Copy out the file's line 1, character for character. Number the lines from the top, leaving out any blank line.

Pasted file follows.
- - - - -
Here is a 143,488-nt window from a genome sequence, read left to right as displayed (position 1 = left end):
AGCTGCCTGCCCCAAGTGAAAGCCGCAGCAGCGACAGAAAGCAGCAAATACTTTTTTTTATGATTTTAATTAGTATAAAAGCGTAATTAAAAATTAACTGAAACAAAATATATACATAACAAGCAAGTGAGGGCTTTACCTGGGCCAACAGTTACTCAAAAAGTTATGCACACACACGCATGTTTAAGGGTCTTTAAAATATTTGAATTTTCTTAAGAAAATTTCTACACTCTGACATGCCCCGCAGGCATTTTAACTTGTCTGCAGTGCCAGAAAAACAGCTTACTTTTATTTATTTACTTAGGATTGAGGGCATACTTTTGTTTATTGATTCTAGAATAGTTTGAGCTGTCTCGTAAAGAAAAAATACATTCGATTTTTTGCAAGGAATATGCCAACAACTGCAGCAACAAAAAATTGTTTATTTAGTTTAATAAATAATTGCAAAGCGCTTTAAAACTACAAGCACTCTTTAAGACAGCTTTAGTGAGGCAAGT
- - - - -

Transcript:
Here is a 143,488-nt window from a genome sequence, read left to right as displayed (position 1 = left end):